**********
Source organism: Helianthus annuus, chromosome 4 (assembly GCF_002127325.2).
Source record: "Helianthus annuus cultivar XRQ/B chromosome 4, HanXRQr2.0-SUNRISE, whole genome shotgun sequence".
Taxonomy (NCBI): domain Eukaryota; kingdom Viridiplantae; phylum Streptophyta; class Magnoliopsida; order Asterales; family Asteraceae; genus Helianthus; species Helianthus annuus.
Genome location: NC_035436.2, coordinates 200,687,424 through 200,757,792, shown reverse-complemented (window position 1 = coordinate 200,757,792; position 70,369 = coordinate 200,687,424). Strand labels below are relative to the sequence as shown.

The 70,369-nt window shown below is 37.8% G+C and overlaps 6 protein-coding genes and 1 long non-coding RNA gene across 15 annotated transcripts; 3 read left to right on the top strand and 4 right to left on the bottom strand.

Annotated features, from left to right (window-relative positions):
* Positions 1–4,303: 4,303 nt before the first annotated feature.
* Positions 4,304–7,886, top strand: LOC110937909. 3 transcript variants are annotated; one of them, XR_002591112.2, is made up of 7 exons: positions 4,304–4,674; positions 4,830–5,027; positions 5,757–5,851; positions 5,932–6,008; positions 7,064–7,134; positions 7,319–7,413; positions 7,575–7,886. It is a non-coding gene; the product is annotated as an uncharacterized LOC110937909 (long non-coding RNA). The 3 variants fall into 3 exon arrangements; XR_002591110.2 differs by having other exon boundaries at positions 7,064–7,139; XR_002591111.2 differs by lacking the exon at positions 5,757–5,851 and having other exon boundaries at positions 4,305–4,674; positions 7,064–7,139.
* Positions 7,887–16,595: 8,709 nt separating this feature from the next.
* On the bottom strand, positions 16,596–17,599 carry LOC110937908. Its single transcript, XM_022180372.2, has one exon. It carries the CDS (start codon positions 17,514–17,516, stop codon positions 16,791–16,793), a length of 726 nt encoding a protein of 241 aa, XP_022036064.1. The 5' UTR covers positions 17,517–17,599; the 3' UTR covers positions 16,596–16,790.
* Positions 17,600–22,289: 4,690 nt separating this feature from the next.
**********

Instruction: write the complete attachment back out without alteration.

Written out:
Source organism: Helianthus annuus, chromosome 4 (assembly GCF_002127325.2).
Source record: "Helianthus annuus cultivar XRQ/B chromosome 4, HanXRQr2.0-SUNRISE, whole genome shotgun sequence".
Taxonomy (NCBI): domain Eukaryota; kingdom Viridiplantae; phylum Streptophyta; class Magnoliopsida; order Asterales; family Asteraceae; genus Helianthus; species Helianthus annuus.
Genome location: NC_035436.2, coordinates 200,687,424 through 200,757,792, shown reverse-complemented (window position 1 = coordinate 200,757,792; position 70,369 = coordinate 200,687,424). Strand labels below are relative to the sequence as shown.

The 70,369-nt window shown below is 37.8% G+C and overlaps 6 protein-coding genes and 1 long non-coding RNA gene across 15 annotated transcripts; 3 read left to right on the top strand and 4 right to left on the bottom strand.

Annotated features, from left to right (window-relative positions):
* Positions 1–4,303: 4,303 nt before the first annotated feature.
* Positions 4,304–7,886, top strand: LOC110937909. 3 transcript variants are annotated; one of them, XR_002591112.2, is made up of 7 exons: positions 4,304–4,674; positions 4,830–5,027; positions 5,757–5,851; positions 5,932–6,008; positions 7,064–7,134; positions 7,319–7,413; positions 7,575–7,886. It is a non-coding gene; the product is annotated as an uncharacterized LOC110937909 (long non-coding RNA). The 3 variants fall into 3 exon arrangements; XR_002591110.2 differs by having other exon boundaries at positions 7,064–7,139; XR_002591111.2 differs by lacking the exon at positions 5,757–5,851 and having other exon boundaries at positions 4,305–4,674; positions 7,064–7,139.
* Positions 7,887–16,595: 8,709 nt separating this feature from the next.
* On the bottom strand, positions 16,596–17,599 carry LOC110937908. Its single transcript, XM_022180372.2, has one exon. It carries the CDS (start codon positions 17,514–17,516, stop codon positions 16,791–16,793), a length of 726 nt encoding a protein of 241 aa, XP_022036064.1. The 5' UTR covers positions 17,517–17,599; the 3' UTR covers positions 16,596–16,790.
* Positions 17,600–22,289: 4,690 nt separating this feature from the next.